The Burgess Shale provides us with a rare glimpse into the softer side of paleontology. Most fossils are preserved hard parts - bones, teeth and shells - but one of the most famous fossil locales in the world, the Burgess Shale, reveals subtle soft body structures like gills and eyes delicately preserved between the layers of dark rock. For more than 100 years, the Burgess Shale has been giving us a unique perspective on what life was like in the Cambrian seas. This month, EARTH Magazine contributor Mary Caperton Morton reminds us that no matter how well we think we know a fossil locality, it can still surprise us.
The American Geosciences Institute (AGI) and the National Park Service (NPS) invite you to participate in the third annual National Fossil Day on October 17, 2012 during Earth Science Week (October 14-20). National Fossil Day brings together paleontologists, educators, and students from across the country to participate in fossil-related events and activities in parks, classrooms, and online!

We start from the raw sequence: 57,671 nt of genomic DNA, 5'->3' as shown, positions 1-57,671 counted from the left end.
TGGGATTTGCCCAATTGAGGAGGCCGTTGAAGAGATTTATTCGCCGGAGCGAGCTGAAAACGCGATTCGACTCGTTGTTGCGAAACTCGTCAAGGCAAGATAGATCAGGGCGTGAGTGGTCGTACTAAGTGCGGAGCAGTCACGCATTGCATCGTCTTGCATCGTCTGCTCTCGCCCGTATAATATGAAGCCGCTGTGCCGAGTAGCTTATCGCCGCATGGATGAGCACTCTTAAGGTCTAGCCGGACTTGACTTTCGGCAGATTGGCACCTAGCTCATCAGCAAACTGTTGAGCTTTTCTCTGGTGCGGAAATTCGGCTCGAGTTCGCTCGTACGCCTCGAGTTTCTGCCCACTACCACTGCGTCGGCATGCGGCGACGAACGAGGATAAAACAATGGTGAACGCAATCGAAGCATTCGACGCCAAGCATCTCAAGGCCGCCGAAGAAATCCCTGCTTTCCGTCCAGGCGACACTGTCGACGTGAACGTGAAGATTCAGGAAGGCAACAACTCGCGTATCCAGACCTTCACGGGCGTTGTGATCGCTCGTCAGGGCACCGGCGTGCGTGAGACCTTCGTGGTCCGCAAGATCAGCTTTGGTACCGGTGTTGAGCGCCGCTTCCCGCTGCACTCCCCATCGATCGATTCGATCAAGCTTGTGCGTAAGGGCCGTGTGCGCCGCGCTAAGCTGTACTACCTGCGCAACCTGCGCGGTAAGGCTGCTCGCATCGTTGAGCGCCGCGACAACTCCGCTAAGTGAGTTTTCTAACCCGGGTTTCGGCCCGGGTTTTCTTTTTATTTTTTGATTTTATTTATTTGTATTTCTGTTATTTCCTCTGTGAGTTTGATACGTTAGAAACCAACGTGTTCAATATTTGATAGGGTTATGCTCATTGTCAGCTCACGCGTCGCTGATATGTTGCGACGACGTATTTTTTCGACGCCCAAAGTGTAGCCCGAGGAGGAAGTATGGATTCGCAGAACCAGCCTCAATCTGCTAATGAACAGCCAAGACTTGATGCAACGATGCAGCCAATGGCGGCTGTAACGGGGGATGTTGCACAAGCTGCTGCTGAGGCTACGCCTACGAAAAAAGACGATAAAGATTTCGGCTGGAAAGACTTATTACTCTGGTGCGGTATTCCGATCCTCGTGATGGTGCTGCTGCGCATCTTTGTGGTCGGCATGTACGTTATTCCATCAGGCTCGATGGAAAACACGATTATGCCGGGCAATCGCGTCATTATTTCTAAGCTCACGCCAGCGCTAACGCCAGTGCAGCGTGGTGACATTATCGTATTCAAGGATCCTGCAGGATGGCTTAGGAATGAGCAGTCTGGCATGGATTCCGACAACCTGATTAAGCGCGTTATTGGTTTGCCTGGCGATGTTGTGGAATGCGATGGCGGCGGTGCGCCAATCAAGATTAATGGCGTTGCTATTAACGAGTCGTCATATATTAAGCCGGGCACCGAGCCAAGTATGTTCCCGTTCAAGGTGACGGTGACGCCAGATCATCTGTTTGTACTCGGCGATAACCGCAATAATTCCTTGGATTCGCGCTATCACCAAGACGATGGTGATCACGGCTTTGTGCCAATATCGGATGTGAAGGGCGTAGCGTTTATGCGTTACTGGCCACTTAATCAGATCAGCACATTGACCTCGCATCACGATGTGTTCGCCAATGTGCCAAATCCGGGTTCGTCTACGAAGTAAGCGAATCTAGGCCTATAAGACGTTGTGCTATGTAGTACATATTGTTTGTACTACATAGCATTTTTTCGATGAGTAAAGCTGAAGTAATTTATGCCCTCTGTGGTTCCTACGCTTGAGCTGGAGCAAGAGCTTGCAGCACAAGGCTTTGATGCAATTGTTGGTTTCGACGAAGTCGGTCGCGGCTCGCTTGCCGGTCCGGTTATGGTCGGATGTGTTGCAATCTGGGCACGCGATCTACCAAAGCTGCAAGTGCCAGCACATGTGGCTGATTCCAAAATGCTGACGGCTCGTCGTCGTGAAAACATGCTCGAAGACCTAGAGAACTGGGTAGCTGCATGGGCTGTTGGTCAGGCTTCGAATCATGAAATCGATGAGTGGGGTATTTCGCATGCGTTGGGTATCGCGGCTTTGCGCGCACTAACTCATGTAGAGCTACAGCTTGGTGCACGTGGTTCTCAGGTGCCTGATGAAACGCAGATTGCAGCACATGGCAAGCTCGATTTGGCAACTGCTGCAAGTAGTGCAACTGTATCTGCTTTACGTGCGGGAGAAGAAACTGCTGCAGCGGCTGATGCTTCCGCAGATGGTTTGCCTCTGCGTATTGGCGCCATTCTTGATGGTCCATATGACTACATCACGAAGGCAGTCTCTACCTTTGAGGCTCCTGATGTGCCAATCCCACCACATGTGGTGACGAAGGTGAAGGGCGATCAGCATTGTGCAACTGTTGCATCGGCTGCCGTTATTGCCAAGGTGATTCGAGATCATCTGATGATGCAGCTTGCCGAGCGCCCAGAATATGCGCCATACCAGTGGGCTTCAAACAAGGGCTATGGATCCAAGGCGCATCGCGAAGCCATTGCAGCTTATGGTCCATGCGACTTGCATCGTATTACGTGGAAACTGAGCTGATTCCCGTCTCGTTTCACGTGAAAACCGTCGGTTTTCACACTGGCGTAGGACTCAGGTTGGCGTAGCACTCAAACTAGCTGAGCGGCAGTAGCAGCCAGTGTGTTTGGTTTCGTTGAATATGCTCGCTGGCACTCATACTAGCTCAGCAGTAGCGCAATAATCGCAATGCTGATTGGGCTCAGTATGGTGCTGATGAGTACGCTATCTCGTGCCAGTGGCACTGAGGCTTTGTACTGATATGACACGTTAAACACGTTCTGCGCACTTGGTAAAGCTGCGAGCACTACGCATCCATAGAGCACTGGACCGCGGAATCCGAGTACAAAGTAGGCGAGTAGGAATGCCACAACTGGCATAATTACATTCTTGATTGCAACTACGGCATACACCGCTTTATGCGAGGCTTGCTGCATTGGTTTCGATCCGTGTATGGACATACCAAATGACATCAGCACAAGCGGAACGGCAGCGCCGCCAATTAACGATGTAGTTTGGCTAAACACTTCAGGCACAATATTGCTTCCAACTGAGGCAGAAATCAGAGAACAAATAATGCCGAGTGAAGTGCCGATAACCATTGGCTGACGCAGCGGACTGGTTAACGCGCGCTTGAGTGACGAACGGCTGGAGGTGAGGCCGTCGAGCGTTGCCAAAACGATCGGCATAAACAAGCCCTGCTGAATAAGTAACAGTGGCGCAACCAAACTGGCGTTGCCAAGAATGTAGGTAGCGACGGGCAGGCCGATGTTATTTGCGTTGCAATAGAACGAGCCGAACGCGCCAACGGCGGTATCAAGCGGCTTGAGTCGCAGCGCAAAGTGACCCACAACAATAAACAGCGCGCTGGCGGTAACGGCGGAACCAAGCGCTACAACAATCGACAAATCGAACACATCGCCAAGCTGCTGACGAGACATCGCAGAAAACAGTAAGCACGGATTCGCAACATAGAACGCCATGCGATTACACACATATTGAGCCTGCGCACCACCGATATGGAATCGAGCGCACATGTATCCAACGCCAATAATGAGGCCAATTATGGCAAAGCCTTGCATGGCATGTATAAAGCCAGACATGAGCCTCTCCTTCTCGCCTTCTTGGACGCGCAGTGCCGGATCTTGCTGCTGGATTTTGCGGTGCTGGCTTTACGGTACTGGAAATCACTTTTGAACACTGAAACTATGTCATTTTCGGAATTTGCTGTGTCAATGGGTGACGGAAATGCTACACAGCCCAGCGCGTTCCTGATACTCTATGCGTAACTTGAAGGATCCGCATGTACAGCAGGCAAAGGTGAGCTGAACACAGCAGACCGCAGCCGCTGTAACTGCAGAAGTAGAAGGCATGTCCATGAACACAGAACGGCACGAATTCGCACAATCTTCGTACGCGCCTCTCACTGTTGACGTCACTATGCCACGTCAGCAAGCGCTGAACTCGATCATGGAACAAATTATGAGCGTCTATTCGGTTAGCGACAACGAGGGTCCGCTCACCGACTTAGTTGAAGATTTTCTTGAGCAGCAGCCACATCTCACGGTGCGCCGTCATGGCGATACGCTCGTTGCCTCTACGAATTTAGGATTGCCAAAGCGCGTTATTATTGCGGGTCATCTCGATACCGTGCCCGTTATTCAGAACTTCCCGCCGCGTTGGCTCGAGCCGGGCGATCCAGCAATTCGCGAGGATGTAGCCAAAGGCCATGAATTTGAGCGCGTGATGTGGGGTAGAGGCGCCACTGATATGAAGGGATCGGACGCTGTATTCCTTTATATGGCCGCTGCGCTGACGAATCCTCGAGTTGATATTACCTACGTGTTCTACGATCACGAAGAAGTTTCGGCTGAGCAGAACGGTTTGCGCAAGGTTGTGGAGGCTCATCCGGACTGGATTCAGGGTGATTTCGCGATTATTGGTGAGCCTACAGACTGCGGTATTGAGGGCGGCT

In 1993, "Jurassic Park" thrilled the world with the idea that dinosaurs could be resurrected from bits of DNA preserved in mosquitoes trapped in ancient amber. In the 18 years since the movie came out, scientists have been finding that parts of this scenario are closer to reality than anyone ever imagined: Researchers have found microbes living for tens of thousands - and maybe millions - of years inside salt crystals.
Ask your kid what happened to the dinosaurs, and he or she will likely tell you that an asteroid killed them all. But ask how dinosaurs rose to prominence and you'll likely get a blank stare. Even many paleontologists may have little to say about the subject. But now, as EARTH explores in a feature in the February issue, new fossil discoveries are revealing the backstory of the rise of dinosaurs.
The American Geological Institute (AGI) and the National Park Service (NPS) are collaborating to hold the first annual National Fossil Day - October 13, 2010 - during Earth Science Week (October 10-16).